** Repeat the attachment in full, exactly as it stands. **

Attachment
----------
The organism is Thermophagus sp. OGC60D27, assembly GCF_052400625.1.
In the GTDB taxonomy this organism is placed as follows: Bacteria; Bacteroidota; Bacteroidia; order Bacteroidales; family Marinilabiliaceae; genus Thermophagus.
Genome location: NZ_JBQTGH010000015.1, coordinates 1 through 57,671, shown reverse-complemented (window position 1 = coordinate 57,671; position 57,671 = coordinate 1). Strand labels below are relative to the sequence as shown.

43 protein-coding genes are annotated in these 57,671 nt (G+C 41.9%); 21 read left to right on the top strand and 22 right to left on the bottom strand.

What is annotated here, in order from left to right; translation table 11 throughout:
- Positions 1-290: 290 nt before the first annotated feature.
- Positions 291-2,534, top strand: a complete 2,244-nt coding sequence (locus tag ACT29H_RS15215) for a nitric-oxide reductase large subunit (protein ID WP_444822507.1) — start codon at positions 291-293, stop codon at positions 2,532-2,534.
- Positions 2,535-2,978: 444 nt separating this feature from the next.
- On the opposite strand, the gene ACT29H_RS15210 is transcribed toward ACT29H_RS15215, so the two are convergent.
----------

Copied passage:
The organism is Thermophagus sp. OGC60D27, assembly GCF_052400625.1.
In the GTDB taxonomy this organism is placed as follows: Bacteria; Bacteroidota; Bacteroidia; order Bacteroidales; family Marinilabiliaceae; genus Thermophagus.
Genome location: NZ_JBQTGH010000015.1, coordinates 1 through 57,671, shown reverse-complemented (window position 1 = coordinate 57,671; position 57,671 = coordinate 1). Strand labels below are relative to the sequence as shown.

43 protein-coding genes are annotated in these 57,671 nt (G+C 41.9%); 21 read left to right on the top strand and 22 right to left on the bottom strand.

What is annotated here, in order from left to right; translation table 11 throughout:
- Positions 1-290: 290 nt before the first annotated feature.
- Positions 291-2,534, top strand: a complete 2,244-nt coding sequence (locus tag ACT29H_RS15215) for a nitric-oxide reductase large subunit (protein ID WP_444822507.1) — start codon at positions 291-293, stop codon at positions 2,532-2,534.
- Positions 2,535-2,978: 444 nt separating this feature from the next.
- On the opposite strand, the gene ACT29H_RS15210 is transcribed toward ACT29H_RS15215, so the two are convergent.